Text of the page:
China watchers will recall that it was in 2006 that the Cabinet Committee on Security(CCS), which takes the final decision on India's security matters had decided to reverse the decades old policy of NOT building infrastructure in the border areas, lest the Chinese get easier access to Indian areas in the event of a skirmish!
The late realisation and start to improve infrastructure--both military and civil--in these remote areas however means that at least for decade, India's military preparedness there will remain tenuous.
Over the past one year, having travelled to both Arunachal Pradesh and Ladakh, I am convinced that India has the right intention but somehow lacks the means to get its act together in building and improving infrastructure. There are multiple agencies involved in planning and giving clearances for border projects. Although the Border Roads Organisation (BRO) is primarily responsible for road and bridge building in these areas, it is hampered by a number of shortcomings. Having told the BRO to construct 73 strategic Roads in 2006, it was expected that these roads will be ready by its original deadline of 2012. Unfortunately on a fraction of the work has been completed
As a quasi-military organization the BRO is entrusted with building and maintaining these strategic roads and come rain or winter, its labourers work to keep the only road link to Tawang in Arunachal Prdaesh open through the year but at the moment they are fighting a losing battle, as I saw during my travel there. The fault lies not with them but with people higher up who planned the widening of the only road without building an alternative.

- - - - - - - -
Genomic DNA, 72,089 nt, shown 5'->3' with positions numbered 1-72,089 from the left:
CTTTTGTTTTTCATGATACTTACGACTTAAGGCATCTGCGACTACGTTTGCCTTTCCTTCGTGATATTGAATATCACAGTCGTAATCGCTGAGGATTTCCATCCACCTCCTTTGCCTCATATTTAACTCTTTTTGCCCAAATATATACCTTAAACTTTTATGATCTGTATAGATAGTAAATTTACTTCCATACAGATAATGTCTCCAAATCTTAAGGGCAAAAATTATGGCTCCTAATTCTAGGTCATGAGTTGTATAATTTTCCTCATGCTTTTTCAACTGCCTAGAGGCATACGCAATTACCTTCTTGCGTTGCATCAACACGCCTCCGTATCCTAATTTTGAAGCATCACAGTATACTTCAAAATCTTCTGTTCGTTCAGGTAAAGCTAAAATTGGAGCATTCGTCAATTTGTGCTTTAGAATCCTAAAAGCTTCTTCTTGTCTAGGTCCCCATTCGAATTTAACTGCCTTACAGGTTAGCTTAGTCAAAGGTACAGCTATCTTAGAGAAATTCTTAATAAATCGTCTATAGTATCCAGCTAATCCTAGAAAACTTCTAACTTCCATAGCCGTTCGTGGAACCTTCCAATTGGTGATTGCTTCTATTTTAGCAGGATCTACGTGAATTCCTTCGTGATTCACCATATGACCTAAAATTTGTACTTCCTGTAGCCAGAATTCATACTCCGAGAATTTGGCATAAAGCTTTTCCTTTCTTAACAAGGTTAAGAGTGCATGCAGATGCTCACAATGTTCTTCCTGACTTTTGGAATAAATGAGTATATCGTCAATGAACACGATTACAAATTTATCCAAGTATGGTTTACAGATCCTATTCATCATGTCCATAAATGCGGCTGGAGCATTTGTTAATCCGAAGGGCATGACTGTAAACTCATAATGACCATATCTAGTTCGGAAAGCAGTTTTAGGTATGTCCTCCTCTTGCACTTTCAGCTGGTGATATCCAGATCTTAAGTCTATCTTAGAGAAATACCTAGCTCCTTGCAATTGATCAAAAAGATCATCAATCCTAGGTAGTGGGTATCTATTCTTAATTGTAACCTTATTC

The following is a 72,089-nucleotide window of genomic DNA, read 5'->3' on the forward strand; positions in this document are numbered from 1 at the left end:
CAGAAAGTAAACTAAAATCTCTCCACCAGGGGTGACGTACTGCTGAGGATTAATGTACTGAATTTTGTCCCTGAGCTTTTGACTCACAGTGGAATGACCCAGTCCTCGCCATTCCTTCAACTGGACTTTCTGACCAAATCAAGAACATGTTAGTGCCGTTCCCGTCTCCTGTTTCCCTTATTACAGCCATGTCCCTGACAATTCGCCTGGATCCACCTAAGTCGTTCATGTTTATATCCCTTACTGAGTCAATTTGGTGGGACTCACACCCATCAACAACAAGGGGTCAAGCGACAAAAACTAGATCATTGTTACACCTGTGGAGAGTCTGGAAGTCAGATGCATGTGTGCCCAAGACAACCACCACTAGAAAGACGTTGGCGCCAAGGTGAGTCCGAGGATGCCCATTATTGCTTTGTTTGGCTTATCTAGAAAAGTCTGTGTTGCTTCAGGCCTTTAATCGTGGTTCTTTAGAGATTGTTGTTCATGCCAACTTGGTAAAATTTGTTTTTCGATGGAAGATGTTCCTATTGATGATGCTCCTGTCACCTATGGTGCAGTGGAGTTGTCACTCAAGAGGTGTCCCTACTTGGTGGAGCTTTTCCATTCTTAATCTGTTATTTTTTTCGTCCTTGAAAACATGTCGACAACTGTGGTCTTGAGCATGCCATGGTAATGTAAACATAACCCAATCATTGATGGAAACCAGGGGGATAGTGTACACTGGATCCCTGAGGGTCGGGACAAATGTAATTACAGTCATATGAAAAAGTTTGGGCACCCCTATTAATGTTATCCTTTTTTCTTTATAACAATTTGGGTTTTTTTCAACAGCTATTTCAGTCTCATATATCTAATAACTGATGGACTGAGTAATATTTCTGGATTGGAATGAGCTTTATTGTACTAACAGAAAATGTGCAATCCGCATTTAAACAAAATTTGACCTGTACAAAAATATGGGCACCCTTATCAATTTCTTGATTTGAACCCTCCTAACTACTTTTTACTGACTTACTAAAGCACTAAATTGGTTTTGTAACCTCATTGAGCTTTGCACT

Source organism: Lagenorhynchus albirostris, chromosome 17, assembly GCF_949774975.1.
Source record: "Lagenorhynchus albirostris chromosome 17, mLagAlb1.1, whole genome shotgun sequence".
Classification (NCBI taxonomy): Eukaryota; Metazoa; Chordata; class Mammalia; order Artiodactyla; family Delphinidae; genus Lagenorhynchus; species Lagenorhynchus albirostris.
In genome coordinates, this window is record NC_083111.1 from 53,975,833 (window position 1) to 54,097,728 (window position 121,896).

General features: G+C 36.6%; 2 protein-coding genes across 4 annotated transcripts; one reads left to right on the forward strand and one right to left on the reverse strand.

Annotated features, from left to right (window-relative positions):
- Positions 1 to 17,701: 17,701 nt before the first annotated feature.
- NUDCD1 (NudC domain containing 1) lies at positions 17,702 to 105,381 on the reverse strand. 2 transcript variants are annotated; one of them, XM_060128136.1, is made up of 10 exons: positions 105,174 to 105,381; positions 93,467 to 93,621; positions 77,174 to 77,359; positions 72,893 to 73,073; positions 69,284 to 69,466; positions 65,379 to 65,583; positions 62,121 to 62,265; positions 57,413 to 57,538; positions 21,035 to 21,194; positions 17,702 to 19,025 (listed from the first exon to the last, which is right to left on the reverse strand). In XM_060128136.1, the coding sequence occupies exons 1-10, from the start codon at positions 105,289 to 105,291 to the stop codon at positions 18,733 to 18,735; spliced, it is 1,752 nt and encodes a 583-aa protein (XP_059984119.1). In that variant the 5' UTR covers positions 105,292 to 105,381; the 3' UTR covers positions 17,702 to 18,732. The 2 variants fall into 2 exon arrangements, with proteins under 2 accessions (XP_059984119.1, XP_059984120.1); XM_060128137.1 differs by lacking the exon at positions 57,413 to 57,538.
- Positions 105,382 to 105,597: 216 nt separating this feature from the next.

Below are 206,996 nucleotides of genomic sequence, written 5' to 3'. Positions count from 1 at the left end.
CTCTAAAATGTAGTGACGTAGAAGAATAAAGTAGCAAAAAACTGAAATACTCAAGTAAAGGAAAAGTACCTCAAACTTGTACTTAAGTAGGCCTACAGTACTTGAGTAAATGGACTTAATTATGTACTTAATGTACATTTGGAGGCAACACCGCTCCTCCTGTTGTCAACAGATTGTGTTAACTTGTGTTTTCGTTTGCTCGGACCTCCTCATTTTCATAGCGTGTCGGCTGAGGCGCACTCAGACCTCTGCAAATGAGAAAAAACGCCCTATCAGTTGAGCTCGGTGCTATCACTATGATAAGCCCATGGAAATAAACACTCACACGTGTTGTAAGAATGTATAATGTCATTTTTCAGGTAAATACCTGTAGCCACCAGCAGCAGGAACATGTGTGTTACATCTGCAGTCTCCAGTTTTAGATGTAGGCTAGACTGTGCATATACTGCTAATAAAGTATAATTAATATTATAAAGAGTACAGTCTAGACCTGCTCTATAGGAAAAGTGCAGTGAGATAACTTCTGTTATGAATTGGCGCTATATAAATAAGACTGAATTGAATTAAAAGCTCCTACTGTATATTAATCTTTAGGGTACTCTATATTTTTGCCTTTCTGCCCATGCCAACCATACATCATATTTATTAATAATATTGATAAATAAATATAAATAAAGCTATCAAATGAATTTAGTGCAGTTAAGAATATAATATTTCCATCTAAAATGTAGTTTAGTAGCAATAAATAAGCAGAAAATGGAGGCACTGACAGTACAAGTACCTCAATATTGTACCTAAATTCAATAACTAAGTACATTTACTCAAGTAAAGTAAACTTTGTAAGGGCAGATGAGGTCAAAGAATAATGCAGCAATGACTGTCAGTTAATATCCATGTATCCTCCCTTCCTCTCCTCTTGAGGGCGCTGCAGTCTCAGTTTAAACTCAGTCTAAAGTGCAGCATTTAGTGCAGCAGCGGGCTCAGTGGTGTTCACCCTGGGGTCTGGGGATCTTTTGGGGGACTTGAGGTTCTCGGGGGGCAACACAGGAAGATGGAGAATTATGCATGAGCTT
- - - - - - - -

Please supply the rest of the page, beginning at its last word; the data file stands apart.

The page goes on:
Constant landslips, frequent blockades are a recurring challenge. But landslides apart , BRO officials told me that they are plagued by a shortage of labour in this sector. Earlier, large groups from Jharkhand and Bihar made their way to these parts. No longer, since now plenty of work is available in their home states. Excruciatingly slow environmental clearances both by the central and state governments add to the delays. In Arunachal Pradesh, nearly five months of Monsoon followed by a couple of months of intense cold and snowfall means, the working season is limited to less than six months.
In Ladakh too, the situation is no different. Snow and severe winter leaves the road and infrastructure builders just about six months of work time through the year. But as state government officials in a remote sub-division like Nyoma in south eastern Ladakh told me last fortnight the clearances have started flowing in faster than before. The road from Upshi to Demchok for instance is currently witnessing intense broadening and improvement work. Demchok is the place where maximum face offs have occurred between Indian Army and Chinese PLA patrols. The Indus also enters India at this extreme south-east corner of Ladakh.
Similarly, the Centre and the State government must go the extra distance to support the nomadic tribes that live along the remote Ladakh frontier. The further these grazers keep going in search of pasteur for their cattle, the better it is for Indian authorities to lay a claim on the undemarcated borders. These nomads should get full material help in their quest for a better life and access to more grazing land in the border areas.
We all recognise that 2013 is not 1962.
India's military capability is far far better than it was then; And finally there is too much at stake for Beijing to launch any overt aggression.